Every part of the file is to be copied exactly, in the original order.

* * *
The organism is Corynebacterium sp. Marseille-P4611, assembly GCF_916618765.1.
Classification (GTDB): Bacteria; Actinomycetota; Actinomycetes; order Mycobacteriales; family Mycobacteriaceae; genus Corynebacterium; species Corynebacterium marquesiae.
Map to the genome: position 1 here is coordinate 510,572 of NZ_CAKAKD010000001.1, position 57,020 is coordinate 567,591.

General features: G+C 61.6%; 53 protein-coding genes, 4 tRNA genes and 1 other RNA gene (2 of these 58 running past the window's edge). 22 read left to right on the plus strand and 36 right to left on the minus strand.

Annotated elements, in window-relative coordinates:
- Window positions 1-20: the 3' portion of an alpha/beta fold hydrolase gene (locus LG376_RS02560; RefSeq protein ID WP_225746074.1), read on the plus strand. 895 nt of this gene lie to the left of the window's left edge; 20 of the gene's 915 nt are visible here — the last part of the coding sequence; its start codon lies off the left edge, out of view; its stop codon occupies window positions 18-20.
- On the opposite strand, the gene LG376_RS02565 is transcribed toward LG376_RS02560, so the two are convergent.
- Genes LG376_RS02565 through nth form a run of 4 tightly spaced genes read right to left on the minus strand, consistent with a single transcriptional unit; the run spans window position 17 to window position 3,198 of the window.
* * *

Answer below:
The organism is Corynebacterium sp. Marseille-P4611, assembly GCF_916618765.1.
Classification (GTDB): Bacteria; Actinomycetota; Actinomycetes; order Mycobacteriales; family Mycobacteriaceae; genus Corynebacterium; species Corynebacterium marquesiae.
Map to the genome: position 1 here is coordinate 510,572 of NZ_CAKAKD010000001.1, position 57,020 is coordinate 567,591.

General features: G+C 61.6%; 53 protein-coding genes, 4 tRNA genes and 1 other RNA gene (2 of these 58 running past the window's edge). 22 read left to right on the plus strand and 36 right to left on the minus strand.

Annotated elements, in window-relative coordinates:
- Window positions 1-20: the 3' portion of an alpha/beta fold hydrolase gene (locus LG376_RS02560; RefSeq protein ID WP_225746074.1), read on the plus strand. 895 nt of this gene lie to the left of the window's left edge; 20 of the gene's 915 nt are visible here — the last part of the coding sequence; its start codon lies off the left edge, out of view; its stop codon occupies window positions 18-20.
- On the opposite strand, the gene LG376_RS02565 is transcribed toward LG376_RS02560, so the two are convergent.
- Genes LG376_RS02565 through nth form a run of 4 tightly spaced genes read right to left on the minus strand, consistent with a single transcriptional unit; the run spans window position 17 to window position 3,198 of the window.